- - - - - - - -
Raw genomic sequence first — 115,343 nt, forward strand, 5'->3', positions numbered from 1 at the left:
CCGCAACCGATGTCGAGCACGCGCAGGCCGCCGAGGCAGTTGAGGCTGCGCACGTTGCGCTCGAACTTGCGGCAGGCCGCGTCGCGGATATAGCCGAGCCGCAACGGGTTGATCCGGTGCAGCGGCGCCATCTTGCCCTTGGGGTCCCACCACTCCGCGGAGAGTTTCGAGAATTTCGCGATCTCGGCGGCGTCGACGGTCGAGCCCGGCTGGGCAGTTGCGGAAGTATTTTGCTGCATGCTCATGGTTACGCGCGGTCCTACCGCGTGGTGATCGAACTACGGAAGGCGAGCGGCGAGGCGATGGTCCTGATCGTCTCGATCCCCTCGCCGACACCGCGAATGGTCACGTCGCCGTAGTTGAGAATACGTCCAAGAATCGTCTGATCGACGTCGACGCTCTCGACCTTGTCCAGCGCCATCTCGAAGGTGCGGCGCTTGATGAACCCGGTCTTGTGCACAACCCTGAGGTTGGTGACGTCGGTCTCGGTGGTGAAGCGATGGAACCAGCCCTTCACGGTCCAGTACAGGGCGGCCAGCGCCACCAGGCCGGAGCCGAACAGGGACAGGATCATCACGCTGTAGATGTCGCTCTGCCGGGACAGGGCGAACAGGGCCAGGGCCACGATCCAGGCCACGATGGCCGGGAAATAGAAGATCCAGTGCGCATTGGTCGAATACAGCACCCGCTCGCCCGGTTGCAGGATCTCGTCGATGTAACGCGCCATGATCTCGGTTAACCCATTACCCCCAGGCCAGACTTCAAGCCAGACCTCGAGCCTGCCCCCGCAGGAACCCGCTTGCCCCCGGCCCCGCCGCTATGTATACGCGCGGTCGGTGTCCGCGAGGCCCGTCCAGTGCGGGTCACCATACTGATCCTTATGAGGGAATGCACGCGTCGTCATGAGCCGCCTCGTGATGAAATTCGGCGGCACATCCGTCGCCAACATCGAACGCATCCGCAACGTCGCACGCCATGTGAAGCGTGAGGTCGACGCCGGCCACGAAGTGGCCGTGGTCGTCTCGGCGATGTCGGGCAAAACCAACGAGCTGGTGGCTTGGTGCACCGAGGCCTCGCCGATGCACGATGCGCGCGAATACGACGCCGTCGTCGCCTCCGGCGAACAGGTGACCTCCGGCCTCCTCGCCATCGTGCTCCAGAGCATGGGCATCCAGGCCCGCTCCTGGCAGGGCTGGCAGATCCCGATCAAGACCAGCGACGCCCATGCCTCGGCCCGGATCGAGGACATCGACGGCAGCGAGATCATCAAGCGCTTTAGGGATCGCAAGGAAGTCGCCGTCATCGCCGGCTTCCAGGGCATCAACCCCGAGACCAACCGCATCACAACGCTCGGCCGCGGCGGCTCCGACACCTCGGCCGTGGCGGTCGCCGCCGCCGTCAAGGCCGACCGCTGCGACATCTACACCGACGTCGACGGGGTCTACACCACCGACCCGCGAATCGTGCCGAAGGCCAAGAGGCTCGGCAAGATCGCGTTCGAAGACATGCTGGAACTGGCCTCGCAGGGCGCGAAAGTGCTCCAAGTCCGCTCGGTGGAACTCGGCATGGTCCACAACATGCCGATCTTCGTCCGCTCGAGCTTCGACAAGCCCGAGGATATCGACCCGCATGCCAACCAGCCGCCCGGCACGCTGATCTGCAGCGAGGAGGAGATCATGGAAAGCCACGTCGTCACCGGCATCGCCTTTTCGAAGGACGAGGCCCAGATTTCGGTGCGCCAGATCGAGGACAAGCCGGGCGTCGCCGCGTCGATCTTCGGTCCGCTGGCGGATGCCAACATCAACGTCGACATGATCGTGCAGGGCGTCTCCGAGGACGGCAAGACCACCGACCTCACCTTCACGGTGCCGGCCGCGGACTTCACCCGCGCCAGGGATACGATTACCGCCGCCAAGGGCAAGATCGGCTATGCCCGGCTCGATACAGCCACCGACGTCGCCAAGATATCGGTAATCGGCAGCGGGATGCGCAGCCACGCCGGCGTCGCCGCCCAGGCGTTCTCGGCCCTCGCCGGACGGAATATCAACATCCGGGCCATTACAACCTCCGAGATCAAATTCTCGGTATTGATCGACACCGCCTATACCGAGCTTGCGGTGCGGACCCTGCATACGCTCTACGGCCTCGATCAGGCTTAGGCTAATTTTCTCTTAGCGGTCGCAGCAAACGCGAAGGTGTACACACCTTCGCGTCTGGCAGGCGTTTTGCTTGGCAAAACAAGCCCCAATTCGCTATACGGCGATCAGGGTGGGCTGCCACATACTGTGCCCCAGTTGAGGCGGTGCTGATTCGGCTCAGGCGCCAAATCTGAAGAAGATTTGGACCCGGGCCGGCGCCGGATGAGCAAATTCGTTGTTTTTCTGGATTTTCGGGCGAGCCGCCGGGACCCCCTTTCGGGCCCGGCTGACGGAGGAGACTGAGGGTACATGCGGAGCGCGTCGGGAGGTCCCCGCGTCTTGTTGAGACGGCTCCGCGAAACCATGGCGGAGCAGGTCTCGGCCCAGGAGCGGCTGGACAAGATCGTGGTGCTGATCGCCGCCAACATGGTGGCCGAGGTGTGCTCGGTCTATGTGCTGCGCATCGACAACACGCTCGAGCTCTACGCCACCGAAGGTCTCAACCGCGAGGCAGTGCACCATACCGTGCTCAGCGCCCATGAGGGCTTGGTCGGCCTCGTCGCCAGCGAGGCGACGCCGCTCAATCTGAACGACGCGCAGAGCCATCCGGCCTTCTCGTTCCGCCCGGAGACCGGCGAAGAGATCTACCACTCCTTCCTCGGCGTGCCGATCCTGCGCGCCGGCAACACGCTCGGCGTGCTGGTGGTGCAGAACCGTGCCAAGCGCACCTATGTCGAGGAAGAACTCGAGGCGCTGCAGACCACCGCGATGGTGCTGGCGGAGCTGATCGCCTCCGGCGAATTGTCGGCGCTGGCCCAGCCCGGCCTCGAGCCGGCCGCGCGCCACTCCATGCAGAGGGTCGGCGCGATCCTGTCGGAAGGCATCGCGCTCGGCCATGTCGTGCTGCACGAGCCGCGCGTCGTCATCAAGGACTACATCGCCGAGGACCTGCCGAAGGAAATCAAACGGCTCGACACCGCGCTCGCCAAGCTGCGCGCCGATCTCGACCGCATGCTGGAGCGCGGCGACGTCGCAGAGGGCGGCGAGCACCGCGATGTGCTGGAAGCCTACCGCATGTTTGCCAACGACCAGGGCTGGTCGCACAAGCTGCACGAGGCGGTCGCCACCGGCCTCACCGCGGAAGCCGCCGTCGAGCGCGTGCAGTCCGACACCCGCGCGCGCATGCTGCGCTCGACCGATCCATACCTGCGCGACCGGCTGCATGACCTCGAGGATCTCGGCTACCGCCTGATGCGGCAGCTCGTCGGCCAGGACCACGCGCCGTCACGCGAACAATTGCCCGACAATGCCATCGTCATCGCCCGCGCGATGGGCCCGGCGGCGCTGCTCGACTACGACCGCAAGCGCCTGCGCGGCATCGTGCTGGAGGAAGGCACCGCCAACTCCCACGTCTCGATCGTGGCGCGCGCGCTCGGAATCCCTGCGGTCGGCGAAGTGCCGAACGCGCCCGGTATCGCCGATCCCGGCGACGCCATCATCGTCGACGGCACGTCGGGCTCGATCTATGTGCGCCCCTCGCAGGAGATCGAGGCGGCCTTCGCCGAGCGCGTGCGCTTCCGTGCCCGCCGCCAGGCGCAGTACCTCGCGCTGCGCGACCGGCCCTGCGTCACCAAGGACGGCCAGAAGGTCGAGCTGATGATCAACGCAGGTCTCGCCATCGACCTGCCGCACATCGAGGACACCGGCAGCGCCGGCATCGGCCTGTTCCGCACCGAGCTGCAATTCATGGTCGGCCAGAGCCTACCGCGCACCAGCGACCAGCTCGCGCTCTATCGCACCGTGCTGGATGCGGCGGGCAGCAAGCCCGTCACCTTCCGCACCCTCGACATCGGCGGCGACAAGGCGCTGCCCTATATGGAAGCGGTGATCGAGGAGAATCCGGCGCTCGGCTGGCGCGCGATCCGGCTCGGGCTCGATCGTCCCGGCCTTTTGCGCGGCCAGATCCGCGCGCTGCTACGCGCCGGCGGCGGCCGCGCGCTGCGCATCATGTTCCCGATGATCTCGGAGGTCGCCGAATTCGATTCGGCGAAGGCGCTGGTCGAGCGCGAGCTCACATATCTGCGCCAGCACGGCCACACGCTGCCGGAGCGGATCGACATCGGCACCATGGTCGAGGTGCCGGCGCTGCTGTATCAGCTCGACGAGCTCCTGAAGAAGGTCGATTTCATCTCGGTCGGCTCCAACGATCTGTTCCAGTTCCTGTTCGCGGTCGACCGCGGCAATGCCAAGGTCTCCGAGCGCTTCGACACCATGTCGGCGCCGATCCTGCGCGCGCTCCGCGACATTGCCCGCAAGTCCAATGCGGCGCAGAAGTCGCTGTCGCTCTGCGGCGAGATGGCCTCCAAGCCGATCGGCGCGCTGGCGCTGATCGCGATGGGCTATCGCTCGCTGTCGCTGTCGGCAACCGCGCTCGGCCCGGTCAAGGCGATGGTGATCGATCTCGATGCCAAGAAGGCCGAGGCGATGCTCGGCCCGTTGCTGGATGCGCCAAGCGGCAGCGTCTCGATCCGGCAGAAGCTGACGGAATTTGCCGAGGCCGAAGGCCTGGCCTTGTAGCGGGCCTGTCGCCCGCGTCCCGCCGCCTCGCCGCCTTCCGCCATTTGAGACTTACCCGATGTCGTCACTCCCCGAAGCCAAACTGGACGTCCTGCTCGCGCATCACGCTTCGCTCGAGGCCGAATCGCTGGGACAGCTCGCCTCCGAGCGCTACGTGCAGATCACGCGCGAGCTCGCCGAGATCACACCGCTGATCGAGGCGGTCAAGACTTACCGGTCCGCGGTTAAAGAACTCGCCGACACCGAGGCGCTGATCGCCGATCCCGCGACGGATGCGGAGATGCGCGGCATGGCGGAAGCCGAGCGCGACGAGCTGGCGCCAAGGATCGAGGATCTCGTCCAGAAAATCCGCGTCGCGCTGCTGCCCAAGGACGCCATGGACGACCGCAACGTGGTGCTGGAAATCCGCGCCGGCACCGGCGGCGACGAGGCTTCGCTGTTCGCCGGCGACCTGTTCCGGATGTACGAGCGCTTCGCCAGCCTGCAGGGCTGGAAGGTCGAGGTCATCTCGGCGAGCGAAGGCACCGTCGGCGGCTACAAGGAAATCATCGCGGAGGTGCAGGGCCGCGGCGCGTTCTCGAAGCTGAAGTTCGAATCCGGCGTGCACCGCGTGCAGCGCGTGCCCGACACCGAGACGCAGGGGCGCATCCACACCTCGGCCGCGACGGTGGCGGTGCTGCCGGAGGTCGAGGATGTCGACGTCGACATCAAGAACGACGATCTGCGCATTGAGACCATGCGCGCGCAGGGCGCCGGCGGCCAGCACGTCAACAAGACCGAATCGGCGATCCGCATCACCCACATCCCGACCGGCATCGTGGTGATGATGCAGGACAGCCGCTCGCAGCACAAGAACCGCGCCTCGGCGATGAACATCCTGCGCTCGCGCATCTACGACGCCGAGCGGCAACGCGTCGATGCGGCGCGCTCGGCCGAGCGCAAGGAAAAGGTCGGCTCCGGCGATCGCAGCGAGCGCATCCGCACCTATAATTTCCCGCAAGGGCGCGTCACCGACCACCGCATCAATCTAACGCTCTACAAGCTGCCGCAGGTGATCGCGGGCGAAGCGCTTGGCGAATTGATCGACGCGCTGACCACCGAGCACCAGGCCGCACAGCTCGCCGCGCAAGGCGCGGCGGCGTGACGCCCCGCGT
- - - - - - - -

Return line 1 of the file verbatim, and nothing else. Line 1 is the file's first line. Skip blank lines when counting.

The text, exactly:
Raw genomic sequence first — 115,343 nt, forward strand, 5'->3', positions numbered from 1 at the left: